USDA seeks input on plan to eliminate scrapies
Unless you're part of the sheep or goat industry, you've probably never heard of scrapies. The industry and the U.S. Department of Agriculture are fine-tuning efforts to make sure you never hear about this fatal, degenerative disease that affects...
Unless you’re part of the sheep or goat industry, you’ve probably never heard of scrapies.
The industry and the U.S. Department of Agriculture are fine-tuning efforts to make sure you never hear about this fatal, degenerative disease that affects the central nervous system of sheep and goats.
Now, USDA’s Animal and Plant Health Inspection Service, or APHIS, has extended the public comment period on the APHIS proposal to update its longstanding drive to stamp out scrapies to Dec. 9. The proposal includes:
- Changing the risk groups and categories established for individual animals for flocks.
- Simplifying, reducing or removing some recordkeeping requirements.
- Giving more options and flexibility in testing animals.
The Denver-based American Sheep Industry Association, which represents nearly 80,000 U.S. sheep producers, generally supports the proposed plan, says Paul Rodgers, deputy director of policy for the association. Among other benefits, the proposal “makes it a little more clear on how they’ll handle flocks when there’s an infection discovered - what animals are quarantined, which ones aren’t,” he says.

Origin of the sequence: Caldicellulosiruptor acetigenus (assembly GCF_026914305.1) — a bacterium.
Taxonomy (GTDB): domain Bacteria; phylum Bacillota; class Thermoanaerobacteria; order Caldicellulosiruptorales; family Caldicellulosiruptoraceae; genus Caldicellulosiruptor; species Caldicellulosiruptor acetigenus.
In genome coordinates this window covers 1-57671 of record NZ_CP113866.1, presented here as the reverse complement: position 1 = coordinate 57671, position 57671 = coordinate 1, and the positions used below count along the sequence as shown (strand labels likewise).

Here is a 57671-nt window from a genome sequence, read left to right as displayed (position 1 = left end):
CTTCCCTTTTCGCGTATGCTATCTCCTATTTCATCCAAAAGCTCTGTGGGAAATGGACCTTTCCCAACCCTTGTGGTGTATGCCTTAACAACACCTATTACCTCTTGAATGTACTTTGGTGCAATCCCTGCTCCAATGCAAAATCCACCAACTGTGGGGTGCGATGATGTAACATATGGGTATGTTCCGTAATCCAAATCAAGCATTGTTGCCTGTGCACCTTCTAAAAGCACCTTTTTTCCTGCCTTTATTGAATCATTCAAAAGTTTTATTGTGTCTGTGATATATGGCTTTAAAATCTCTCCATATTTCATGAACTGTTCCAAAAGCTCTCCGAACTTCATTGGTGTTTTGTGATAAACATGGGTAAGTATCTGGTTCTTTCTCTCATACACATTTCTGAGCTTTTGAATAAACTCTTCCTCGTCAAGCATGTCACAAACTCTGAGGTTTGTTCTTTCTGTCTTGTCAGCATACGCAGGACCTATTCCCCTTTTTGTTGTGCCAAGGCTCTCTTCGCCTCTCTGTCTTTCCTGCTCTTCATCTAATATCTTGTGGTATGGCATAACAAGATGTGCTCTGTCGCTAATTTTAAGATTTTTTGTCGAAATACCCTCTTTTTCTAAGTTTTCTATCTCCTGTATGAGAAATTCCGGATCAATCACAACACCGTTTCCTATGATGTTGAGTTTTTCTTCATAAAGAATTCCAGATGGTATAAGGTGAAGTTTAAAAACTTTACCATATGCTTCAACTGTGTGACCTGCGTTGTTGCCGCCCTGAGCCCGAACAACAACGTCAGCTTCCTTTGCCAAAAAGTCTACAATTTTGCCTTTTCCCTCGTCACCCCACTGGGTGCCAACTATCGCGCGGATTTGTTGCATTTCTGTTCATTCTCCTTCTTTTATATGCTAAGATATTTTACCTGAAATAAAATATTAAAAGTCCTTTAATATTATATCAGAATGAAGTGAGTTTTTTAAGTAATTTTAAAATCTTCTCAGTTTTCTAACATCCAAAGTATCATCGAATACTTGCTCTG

The association didn’t request the extension until Dec. 9. But the proposed changes are complicated, and some people potentially affected by it apparently felt they needed more time to analyze it and comment on it, Rodgers says.
Scrapies - related to bovine spongiform encephalopathy, better known as mad cow disease, and chronic wasting disease of deer - was first discovered in the U.S. in 1947.
A program to eradicate scrapies began in 1952, an effort that has been improved and enhanced over time. One example: Some sheep are more susceptible to scrapie than others, so genotyping can be used to identify genes that control scrapie susceptibility or resistance. As a result, USDA adopted genetic-based testing to clean up flocks in 2003.
Today, the incidence of scrapies is less than one-tenth of a percent, Rodgers says.
“They’ve made marvelous progress,” he says. “We’ve gotten rid of most of it.”
To get rid of what’s left, to eliminate scrapies entirely, is like “looking for a needle in a haystack,” he says. “But I really think they can do it.”
For more information on scrapies eradication, visit eradicatescrapie.org.
To submit comments on the proposed APHIS changes, visit regulations.gov.